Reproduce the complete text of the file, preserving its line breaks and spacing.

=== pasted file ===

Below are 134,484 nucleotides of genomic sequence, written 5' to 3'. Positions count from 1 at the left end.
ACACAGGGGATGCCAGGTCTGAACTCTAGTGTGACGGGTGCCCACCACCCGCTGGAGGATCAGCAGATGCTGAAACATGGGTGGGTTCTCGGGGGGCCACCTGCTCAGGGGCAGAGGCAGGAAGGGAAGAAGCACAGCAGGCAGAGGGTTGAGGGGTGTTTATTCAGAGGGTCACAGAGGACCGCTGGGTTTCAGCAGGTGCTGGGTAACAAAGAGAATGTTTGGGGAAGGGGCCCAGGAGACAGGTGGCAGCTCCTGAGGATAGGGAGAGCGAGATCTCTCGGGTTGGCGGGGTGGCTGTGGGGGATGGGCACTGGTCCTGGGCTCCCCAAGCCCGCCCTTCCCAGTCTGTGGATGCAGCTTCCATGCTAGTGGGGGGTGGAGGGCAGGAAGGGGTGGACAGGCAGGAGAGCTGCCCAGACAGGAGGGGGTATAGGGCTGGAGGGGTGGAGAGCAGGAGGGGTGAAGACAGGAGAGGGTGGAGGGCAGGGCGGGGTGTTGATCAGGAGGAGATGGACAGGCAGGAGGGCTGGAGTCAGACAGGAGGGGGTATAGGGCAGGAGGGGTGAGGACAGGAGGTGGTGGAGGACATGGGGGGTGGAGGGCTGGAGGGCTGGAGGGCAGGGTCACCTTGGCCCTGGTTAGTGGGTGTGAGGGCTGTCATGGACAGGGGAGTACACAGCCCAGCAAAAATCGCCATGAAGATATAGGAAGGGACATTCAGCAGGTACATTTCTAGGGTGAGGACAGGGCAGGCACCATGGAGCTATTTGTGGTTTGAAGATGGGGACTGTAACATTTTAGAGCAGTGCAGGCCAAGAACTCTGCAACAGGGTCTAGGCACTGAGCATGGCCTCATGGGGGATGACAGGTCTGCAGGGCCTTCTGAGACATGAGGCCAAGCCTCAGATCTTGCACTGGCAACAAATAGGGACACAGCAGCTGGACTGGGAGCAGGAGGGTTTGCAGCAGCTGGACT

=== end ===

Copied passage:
Below are 134,484 nucleotides of genomic sequence, written 5' to 3'. Positions count from 1 at the left end.
ACACAGGGGATGCCAGGTCTGAACTCTAGTGTGACGGGTGCCCACCACCCGCTGGAGGATCAGCAGATGCTGAAACATGGGTGGGTTCTCGGGGGGCCACCTGCTCAGGGGCAGAGGCAGGAAGGGAAGAAGCACAGCAGGCAGAGGGTTGAGGGGTGTTTATTCAGAGGGTCACAGAGGACCGCTGGGTTTCAGCAGGTGCTGGGTAACAAAGAGAATGTTTGGGGAAGGGGCCCAGGAGACAGGTGGCAGCTCCTGAGGATAGGGAGAGCGAGATCTCTCGGGTTGGCGGGGTGGCTGTGGGGGATGGGCACTGGTCCTGGGCTCCCCAAGCCCGCCCTTCCCAGTCTGTGGATGCAGCTTCCATGCTAGTGGGGGGTGGAGGGCAGGAAGGGGTGGACAGGCAGGAGAGCTGCCCAGACAGGAGGGGGTATAGGGCTGGAGGGGTGGAGAGCAGGAGGGGTGAAGACAGGAGAGGGTGGAGGGCAGGGCGGGGTGTTGATCAGGAGGAGATGGACAGGCAGGAGGGCTGGAGTCAGACAGGAGGGGGTATAGGGCAGGAGGGGTGAGGACAGGAGGTGGTGGAGGACATGGGGGGTGGAGGGCTGGAGGGCTGGAGGGCAGGGTCACCTTGGCCCTGGTTAGTGGGTGTGAGGGCTGTCATGGACAGGGGAGTACACAGCCCAGCAAAAATCGCCATGAAGATATAGGAAGGGACATTCAGCAGGTACATTTCTAGGGTGAGGACAGGGCAGGCACCATGGAGCTATTTGTGGTTTGAAGATGGGGACTGTAACATTTTAGAGCAGTGCAGGCCAAGAACTCTGCAACAGGGTCTAGGCACTGAGCATGGCCTCATGGGGGATGACAGGTCTGCAGGGCCTTCTGAGACATGAGGCCAAGCCTCAGATCTTGCACTGGCAACAAATAGGGACACAGCAGCTGGACTGGGAGCAGGAGGGTTTGCAGCAGCTGGACT